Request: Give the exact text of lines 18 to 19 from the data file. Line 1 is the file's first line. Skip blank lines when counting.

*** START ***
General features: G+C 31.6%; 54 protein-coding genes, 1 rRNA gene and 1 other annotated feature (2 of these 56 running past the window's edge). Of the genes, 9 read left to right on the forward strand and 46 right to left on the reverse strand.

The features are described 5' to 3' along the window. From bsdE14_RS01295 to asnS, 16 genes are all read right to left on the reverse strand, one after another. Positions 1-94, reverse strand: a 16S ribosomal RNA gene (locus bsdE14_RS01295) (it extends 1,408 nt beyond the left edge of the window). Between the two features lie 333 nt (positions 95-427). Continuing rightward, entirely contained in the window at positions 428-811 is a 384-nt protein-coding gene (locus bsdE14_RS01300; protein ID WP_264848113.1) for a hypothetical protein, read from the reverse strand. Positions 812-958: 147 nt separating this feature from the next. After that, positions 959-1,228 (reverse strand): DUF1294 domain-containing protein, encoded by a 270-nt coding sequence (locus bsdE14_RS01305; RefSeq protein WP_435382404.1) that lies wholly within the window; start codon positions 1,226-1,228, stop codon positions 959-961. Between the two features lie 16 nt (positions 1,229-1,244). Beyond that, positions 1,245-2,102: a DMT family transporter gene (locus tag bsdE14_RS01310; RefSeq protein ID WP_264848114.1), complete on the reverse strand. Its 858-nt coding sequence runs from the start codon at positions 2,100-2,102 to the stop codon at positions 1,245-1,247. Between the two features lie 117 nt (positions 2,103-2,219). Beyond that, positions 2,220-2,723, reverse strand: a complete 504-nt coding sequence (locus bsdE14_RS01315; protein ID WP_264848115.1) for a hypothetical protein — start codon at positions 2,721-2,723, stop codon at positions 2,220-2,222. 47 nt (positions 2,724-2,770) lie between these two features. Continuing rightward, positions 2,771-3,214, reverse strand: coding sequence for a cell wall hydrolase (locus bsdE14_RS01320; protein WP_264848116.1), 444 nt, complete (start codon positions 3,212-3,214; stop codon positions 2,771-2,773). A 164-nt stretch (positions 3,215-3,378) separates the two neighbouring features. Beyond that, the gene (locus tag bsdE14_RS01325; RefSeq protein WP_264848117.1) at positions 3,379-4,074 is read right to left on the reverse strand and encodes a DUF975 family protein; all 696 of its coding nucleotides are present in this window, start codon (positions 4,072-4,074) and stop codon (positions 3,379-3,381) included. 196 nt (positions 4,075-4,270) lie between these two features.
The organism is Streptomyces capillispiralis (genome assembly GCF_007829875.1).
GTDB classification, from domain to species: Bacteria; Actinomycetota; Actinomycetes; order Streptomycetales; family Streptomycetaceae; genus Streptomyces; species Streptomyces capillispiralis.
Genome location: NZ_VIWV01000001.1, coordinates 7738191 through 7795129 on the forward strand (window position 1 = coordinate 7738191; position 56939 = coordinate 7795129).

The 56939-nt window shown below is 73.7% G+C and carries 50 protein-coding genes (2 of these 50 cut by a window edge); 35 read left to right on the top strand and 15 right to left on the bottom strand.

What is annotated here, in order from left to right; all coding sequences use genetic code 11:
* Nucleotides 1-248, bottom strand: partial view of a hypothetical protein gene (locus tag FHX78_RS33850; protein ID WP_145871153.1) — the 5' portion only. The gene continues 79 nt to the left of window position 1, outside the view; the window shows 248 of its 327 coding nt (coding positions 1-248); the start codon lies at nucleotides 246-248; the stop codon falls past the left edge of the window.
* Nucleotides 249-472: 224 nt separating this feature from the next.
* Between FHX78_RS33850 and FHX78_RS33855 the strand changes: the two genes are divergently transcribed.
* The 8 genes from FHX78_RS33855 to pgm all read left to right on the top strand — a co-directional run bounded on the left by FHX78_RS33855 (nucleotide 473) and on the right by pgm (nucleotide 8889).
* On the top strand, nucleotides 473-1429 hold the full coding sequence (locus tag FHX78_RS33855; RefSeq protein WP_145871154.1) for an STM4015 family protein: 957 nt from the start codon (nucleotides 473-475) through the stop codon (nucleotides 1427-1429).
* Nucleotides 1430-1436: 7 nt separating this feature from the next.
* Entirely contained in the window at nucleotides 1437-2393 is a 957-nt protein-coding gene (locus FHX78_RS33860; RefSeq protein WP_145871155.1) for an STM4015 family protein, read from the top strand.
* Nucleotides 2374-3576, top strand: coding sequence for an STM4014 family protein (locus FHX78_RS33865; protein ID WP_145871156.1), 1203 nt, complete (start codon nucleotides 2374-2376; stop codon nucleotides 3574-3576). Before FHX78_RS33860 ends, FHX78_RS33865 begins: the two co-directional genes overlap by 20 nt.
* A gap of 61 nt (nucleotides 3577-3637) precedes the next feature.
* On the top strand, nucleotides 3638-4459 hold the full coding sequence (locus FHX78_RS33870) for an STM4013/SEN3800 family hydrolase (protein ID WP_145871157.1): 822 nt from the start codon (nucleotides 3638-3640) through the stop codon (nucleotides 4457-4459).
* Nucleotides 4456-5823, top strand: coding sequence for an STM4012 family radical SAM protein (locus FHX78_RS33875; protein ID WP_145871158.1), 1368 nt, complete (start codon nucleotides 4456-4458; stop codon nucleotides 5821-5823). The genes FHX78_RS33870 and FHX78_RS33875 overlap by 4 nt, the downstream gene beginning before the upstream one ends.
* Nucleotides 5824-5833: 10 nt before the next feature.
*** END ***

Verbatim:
* Nucleotides 4456-5823, top strand: coding sequence for an STM4012 family radical SAM protein (locus FHX78_RS33875; protein ID WP_145871158.1), 1368 nt, complete (start codon nucleotides 4456-4458; stop codon nucleotides 5821-5823). The genes FHX78_RS33870 and FHX78_RS33875 overlap by 4 nt, the downstream gene beginning before the upstream one ends.
* Nucleotides 5824-5833: 10 nt before the next feature.